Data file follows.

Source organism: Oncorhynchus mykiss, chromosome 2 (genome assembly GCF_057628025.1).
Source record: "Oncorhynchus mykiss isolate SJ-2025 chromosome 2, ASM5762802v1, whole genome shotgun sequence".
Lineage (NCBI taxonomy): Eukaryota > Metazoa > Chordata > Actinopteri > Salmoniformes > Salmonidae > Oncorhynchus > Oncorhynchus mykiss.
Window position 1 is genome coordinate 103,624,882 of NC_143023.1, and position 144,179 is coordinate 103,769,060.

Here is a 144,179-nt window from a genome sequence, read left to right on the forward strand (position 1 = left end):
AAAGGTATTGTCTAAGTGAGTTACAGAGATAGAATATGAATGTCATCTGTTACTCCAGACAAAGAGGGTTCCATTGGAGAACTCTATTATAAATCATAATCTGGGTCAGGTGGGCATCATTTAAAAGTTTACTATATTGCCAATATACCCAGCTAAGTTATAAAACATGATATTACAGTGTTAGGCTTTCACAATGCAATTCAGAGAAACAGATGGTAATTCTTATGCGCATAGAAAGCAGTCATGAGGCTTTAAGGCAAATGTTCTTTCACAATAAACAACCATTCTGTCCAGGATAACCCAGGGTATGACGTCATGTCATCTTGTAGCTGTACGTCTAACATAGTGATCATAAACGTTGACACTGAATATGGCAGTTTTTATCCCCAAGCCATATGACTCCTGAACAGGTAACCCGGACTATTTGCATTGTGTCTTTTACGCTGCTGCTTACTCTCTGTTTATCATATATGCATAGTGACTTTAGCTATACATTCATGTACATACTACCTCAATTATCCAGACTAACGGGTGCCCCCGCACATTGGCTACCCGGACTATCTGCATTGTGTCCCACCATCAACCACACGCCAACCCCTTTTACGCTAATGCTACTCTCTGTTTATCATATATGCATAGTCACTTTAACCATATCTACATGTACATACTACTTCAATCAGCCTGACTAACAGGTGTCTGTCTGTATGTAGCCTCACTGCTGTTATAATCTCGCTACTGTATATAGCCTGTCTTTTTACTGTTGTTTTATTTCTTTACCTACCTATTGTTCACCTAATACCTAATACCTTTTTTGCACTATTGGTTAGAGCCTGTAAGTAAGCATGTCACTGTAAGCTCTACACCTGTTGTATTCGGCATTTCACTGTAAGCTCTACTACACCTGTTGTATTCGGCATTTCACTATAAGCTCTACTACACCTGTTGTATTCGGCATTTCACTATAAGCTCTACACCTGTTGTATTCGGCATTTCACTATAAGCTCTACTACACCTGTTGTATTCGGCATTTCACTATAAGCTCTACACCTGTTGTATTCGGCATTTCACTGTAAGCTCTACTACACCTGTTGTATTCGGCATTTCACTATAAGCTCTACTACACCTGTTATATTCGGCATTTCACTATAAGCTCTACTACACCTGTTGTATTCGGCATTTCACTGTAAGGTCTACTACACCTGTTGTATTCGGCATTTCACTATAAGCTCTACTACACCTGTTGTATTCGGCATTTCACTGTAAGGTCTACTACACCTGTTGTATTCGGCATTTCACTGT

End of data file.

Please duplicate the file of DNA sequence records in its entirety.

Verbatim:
Source organism: Oncorhynchus mykiss, chromosome 2 (genome assembly GCF_057628025.1).
Source record: "Oncorhynchus mykiss isolate SJ-2025 chromosome 2, ASM5762802v1, whole genome shotgun sequence".
Lineage (NCBI taxonomy): Eukaryota > Metazoa > Chordata > Actinopteri > Salmoniformes > Salmonidae > Oncorhynchus > Oncorhynchus mykiss.
Window position 1 is genome coordinate 103,624,882 of NC_143023.1, and position 144,179 is coordinate 103,769,060.

Here is a 144,179-nt window from a genome sequence, read left to right on the forward strand (position 1 = left end):
AAAGGTATTGTCTAAGTGAGTTACAGAGATAGAATATGAATGTCATCTGTTACTCCAGACAAAGAGGGTTCCATTGGAGAACTCTATTATAAATCATAATCTGGGTCAGGTGGGCATCATTTAAAAGTTTACTATATTGCCAATATACCCAGCTAAGTTATAAAACATGATATTACAGTGTTAGGCTTTCACAATGCAATTCAGAGAAACAGATGGTAATTCTTATGCGCATAGAAAGCAGTCATGAGGCTTTAAGGCAAATGTTCTTTCACAATAAACAACCATTCTGTCCAGGATAACCCAGGGTATGACGTCATGTCATCTTGTAGCTGTACGTCTAACATAGTGATCATAAACGTTGACACTGAATATGGCAGTTTTTATCCCCAAGCCATATGACTCCTGAACAGGTAACCCGGACTATTTGCATTGTGTCTTTTACGCTGCTGCTTACTCTCTGTTTATCATATATGCATAGTGACTTTAGCTATACATTCATGTACATACTACCTCAATTATCCAGACTAACGGGTGCCCCCGCACATTGGCTACCCGGACTATCTGCATTGTGTCCCACCATCAACCACACGCCAACCCCTTTTACGCTAATGCTACTCTCTGTTTATCATATATGCATAGTCACTTTAACCATATCTACATGTACATACTACTTCAATCAGCCTGACTAACAGGTGTCTGTCTGTATGTAGCCTCACTGCTGTTATAATCTCGCTACTGTATATAGCCTGTCTTTTTACTGTTGTTTTATTTCTTTACCTACCTATTGTTCACCTAATACCTAATACCTTTTTTGCACTATTGGTTAGAGCCTGTAAGTAAGCATGTCACTGTAAGCTCTACACCTGTTGTATTCGGCATTTCACTGTAAGCTCTACTACACCTGTTGTATTCGGCATTTCACTATAAGCTCTACTACACCTGTTGTATTCGGCATTTCACTATAAGCTCTACACCTGTTGTATTCGGCATTTCACTATAAGCTCTACTACACCTGTTGTATTCGGCATTTCACTATAAGCTCTACACCTGTTGTATTCGGCATTTCACTGTAAGCTCTACTACACCTGTTGTATTCGGCATTTCACTATAAGCTCTACTACACCTGTTATATTCGGCATTTCACTATAAGCTCTACTACACCTGTTGTATTCGGCATTTCACTGTAAGGTCTACTACACCTGTTGTATTCGGCATTTCACTATAAGCTCTACTACACCTGTTGTATTCGGCATTTCACTGTAAGGTCTACTACACCTGTTGTATTCGGCATTTCACTGT